The Australian Competition and Consumer Commission (ACCC) wants to deny authorisation to 16 insurance companies to agree to a cap of 20% on commissions paid to car dealers who sell their add-on insurance products.
The ACCC considers that the proposed cap is unlikely to result in a public benefit.
The Australian Securities and Investments Commission (ASIC) report, ‘A market that is failing consumers: The sale of add-on insurance through car dealers’, found that consumers are being sold expensive products that often provide little to no benefit.
ASIC said these add-on products, such as tyre and rim insurance and loan termination insurance, are sold in pressurised sales environments, attract high commissions and create conflicts of interest.
The report covers a three-year period of review. During this time, consumers paid $1.6 billion in premiums but received only $144 million in successful insurance claims. This represents a claims payout of just 9%.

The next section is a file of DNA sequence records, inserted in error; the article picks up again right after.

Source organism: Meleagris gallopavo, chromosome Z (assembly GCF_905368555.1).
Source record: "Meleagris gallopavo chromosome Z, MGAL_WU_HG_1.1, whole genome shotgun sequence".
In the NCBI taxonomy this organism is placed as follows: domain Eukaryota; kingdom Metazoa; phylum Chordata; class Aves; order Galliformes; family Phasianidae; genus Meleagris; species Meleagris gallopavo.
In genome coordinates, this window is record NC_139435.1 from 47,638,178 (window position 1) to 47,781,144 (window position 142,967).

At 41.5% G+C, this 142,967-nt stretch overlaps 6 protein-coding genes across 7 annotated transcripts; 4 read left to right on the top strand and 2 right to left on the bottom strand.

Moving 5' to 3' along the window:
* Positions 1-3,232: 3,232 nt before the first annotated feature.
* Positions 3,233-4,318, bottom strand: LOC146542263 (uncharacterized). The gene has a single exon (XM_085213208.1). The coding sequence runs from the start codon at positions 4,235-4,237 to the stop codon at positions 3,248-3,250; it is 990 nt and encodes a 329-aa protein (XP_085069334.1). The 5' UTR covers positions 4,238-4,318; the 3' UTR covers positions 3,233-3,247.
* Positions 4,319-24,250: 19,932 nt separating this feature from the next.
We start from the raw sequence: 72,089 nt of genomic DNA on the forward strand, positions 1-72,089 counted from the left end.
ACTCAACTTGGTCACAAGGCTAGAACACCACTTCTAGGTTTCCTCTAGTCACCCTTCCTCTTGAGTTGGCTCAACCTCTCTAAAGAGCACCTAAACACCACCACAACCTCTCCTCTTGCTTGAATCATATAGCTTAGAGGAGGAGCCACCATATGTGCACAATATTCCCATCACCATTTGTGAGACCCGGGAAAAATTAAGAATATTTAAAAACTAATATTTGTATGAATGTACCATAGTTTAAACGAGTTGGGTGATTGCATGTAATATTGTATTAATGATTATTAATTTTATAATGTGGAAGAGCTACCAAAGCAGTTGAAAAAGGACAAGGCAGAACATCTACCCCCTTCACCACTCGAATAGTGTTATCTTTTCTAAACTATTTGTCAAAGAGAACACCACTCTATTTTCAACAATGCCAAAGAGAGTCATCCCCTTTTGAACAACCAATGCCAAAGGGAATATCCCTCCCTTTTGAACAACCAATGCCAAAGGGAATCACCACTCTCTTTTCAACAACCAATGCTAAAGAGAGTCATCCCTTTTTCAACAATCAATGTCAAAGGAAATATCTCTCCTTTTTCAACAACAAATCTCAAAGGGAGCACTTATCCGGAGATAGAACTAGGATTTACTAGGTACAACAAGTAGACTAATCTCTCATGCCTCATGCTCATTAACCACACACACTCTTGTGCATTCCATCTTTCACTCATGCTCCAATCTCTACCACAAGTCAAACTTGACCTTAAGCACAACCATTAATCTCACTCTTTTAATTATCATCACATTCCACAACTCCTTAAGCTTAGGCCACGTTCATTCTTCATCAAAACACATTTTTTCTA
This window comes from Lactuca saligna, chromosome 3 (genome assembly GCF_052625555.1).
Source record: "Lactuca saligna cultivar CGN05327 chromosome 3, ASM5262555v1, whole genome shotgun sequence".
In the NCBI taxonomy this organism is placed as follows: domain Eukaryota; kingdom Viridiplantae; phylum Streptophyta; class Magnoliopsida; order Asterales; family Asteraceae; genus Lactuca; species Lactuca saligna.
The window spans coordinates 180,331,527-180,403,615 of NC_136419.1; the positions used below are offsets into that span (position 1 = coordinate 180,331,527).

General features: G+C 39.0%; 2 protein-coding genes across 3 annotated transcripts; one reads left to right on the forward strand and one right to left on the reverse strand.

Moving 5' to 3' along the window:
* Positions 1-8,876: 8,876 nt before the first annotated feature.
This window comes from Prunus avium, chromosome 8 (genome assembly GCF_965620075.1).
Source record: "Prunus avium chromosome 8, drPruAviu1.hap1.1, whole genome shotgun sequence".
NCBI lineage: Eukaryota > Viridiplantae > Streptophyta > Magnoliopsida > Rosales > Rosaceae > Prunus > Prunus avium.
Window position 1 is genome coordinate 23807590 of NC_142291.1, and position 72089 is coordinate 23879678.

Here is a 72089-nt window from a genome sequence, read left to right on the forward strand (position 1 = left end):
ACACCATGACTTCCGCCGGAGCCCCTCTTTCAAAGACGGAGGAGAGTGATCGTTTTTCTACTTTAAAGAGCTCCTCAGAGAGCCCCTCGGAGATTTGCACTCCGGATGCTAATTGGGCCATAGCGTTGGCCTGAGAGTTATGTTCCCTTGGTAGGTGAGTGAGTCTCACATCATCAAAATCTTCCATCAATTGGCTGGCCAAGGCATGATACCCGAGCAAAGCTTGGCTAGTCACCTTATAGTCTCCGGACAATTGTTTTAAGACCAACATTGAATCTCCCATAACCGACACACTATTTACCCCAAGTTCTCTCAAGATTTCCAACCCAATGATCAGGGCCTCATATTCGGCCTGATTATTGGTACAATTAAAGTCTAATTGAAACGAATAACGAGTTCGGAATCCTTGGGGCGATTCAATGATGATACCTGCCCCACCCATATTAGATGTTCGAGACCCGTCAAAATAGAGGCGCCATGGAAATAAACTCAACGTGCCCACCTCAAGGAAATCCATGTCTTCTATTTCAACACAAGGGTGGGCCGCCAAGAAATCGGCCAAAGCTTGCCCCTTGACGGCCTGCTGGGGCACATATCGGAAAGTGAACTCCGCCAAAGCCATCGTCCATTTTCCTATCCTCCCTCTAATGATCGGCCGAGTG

In contrast, car dealers earned $602 million in commissions, with rates as high as 79%.
“The factors identified in ASIC’s report mean that consumers are often unable to make well-informed choices when buying add-on insurance products when buying a car from a dealer,” ACCC chairman Rod Sims says.
“A cap on commissions does not address these issues and will not remove the opportunity and incentive for insurers and dealerships to sell consumers expensive, poor value products,” Sims adds.
The ACCC also believes that the arrangements, if implemented, could significantly delay the development of more effective solutions to the problems that ASIC has identified.
Add-on insurance products are products that may be sold at the time of purchasing a motor vehicle.
The add-on insurance may be connected to finance associated with the vehicle such as consumer credit insurance, gap insurance, walk away insurance, and trauma insurance.
Alternatively, it may relate to the vehicle itself, such as comprehensive insurance, extended warranty insurance, or tyre and rim insurance.
ASIC identifies issues such as a lack of price competition, poorly designed products, poor value for money relative to premiums, and a complex sales process that often did not disclose the total cost of the cover.
The ACCC expects to release its final decision in March 2017.